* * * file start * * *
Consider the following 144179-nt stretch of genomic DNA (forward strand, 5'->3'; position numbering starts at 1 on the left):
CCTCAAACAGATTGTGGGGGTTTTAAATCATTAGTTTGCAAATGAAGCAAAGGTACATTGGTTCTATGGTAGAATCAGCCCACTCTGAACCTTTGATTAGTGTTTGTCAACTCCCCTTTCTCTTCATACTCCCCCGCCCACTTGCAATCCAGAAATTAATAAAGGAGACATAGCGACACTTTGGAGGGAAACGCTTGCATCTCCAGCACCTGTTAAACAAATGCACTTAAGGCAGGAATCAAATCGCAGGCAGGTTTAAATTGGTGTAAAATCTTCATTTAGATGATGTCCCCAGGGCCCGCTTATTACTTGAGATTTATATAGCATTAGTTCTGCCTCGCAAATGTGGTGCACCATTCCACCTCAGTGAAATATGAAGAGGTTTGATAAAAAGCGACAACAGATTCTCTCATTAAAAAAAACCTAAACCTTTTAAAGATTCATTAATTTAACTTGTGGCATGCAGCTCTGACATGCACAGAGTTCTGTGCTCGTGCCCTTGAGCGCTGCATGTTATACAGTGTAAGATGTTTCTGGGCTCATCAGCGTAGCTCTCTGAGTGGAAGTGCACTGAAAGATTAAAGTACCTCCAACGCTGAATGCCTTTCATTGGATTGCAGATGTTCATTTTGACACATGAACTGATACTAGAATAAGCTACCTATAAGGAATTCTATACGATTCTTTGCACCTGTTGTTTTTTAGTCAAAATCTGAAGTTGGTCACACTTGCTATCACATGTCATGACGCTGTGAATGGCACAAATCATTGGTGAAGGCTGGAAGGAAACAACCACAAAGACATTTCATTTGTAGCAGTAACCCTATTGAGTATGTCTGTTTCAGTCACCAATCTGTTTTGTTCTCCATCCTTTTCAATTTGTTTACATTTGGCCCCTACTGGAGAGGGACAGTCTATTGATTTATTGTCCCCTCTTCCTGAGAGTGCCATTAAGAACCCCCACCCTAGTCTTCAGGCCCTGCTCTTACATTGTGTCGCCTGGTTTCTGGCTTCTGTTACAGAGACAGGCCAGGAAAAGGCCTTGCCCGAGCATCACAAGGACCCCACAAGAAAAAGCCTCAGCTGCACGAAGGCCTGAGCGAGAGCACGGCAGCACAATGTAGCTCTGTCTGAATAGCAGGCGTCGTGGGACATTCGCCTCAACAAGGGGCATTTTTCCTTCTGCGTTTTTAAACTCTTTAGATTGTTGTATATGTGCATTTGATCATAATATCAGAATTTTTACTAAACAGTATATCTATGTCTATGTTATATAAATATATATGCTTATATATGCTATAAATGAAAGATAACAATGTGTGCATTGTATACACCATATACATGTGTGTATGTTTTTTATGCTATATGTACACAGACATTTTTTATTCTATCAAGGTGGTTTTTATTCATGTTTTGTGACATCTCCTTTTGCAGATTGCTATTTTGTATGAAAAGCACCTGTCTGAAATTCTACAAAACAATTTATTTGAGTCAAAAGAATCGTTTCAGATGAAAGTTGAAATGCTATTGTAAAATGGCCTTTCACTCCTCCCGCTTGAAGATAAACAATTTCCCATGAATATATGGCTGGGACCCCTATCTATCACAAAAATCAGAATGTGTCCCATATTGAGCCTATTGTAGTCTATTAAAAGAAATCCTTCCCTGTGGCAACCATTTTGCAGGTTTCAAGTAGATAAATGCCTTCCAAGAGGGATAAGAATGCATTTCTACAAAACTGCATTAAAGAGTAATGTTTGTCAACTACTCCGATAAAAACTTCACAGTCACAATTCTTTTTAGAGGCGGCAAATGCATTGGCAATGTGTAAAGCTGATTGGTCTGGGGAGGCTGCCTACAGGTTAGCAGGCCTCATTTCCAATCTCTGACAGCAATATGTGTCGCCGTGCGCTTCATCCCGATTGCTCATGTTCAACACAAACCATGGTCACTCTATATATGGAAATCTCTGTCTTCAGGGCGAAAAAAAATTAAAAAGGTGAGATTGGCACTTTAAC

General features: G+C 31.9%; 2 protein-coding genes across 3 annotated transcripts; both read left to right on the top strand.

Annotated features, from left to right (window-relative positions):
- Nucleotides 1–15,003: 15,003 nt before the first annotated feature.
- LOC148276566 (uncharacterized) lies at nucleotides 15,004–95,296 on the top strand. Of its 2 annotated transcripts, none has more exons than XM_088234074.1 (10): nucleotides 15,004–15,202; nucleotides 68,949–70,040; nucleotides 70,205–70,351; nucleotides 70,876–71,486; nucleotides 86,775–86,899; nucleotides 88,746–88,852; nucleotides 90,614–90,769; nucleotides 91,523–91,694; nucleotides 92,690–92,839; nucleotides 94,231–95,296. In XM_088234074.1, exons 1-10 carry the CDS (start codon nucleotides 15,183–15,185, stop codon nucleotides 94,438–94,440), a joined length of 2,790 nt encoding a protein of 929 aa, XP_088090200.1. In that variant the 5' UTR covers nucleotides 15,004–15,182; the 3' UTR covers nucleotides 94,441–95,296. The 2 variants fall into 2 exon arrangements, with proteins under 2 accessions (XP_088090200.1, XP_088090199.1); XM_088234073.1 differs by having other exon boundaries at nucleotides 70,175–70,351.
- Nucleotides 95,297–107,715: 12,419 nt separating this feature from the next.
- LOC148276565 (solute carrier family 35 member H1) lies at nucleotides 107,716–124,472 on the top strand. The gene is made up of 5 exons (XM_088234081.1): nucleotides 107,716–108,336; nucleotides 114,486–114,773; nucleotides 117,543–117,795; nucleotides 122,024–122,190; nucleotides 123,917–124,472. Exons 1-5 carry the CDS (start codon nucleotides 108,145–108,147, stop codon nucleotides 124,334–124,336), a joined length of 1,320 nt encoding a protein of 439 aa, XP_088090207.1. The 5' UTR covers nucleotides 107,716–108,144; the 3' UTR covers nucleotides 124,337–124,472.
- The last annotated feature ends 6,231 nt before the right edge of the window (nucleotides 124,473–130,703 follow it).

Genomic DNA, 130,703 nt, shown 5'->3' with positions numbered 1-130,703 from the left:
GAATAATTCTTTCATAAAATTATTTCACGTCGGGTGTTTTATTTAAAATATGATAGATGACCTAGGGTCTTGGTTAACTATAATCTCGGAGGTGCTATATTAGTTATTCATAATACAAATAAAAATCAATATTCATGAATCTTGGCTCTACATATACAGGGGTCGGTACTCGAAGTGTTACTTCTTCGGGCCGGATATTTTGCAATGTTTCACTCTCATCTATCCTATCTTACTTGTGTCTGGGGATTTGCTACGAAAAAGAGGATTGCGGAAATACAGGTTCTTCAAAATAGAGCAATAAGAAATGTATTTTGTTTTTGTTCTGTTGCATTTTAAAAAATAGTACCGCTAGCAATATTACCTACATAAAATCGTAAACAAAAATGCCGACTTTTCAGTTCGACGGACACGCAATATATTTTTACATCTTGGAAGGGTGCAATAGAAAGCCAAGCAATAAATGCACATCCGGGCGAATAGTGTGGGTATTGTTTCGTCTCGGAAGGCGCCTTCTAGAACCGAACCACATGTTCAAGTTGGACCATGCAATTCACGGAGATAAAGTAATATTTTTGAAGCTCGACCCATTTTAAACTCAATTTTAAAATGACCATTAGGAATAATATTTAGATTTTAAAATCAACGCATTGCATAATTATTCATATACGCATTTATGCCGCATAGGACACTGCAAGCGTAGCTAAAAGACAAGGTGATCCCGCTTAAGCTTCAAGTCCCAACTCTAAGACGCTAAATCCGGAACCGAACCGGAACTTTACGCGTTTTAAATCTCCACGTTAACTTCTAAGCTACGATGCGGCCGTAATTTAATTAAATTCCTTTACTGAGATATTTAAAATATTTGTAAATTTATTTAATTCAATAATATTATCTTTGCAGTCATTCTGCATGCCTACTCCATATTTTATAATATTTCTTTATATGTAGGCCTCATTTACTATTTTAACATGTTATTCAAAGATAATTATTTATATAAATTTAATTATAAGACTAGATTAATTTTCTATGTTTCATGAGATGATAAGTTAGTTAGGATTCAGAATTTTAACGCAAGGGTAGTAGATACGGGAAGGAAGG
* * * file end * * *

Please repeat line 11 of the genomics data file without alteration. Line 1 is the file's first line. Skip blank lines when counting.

GAATAATTCTTTCATAAAATTATTTCACGTCGGGTGTTTTATTTAAAATATGATAGATGACCTAGGGTCTTGGTTAACTATAATCTCGGAGGTGCTATATTAGTTATTCATAATACAAATAAAAATCAATATTCATGAATCTTGGCTCTACATATACAGGGGTCGGTACTCGAAGTGTTACTTCTTCGGGCCGGATATTTTGCAATGTTTCACTCTCATCTATCCTATCTTACTTGTGTCTGGGGATTTGCTACGAAAAAGAGGATTGCGGAAATACAGGTTCTTCAAAATAGAGCAATAAGAAATGTATTTTGTTTTTGTTCTGTTGCATTTTAAAAAATAGTACCGCTAGCAATATTACCTACATAAAATCGTAAACAAAAATGCCGACTTTTCAGTTCGACGGACACGCAATATATTTTTACATCTTGGAAGGGTGCAATAGAAAGCCAAGCAATAAATGCACATCCGGGCGAATAGTGTGGGTATTGTTTCGTCTCGGAAGGCGCCTTCTAGAACCGAACCACATGTTCAAGTTGGACCATGCAATTCACGGAGATAAAGTAATATTTTTGAAGCTCGACCCATTTTAAACTCAATTTTAAAATGACCATTAGGAATAATATTTAGATTTTAAAATCAACGCATTGCATAATTATTCATATACGCATTTATGCCGCATAGGACACTGCAAGCGTAGCTAAAAGACAAGGTGATCCCGCTTAAGCTTCAAGTCCCAACTCTAAGACGCTAAATCCGGAACCGAACCGGAACTTTACGCGTTTTAAATCTCCACGTTAACTTCTAAGCTACGATGCGGCCGTAATTTAATTAAATTCCTTTACTGAGATATTTAAAATATTTGTAAATTTATTTAATTCAATAATATTATCTTTGCAGTCATTCTGCATGCCTACTCCATATTTTATAATATTTCTTTATATGTAGGCCTCATTTACTATTTTAACATGTTATTCAAAGATAATTATTTATATAAATTTAATTATAAGACTAGATTAATTTTCTATGTTTCATGAGATGATAAGTTAGTTAGGATTCAGAATTTTAACGCAAGGGTAGTAGATACGGGAAGGAAGG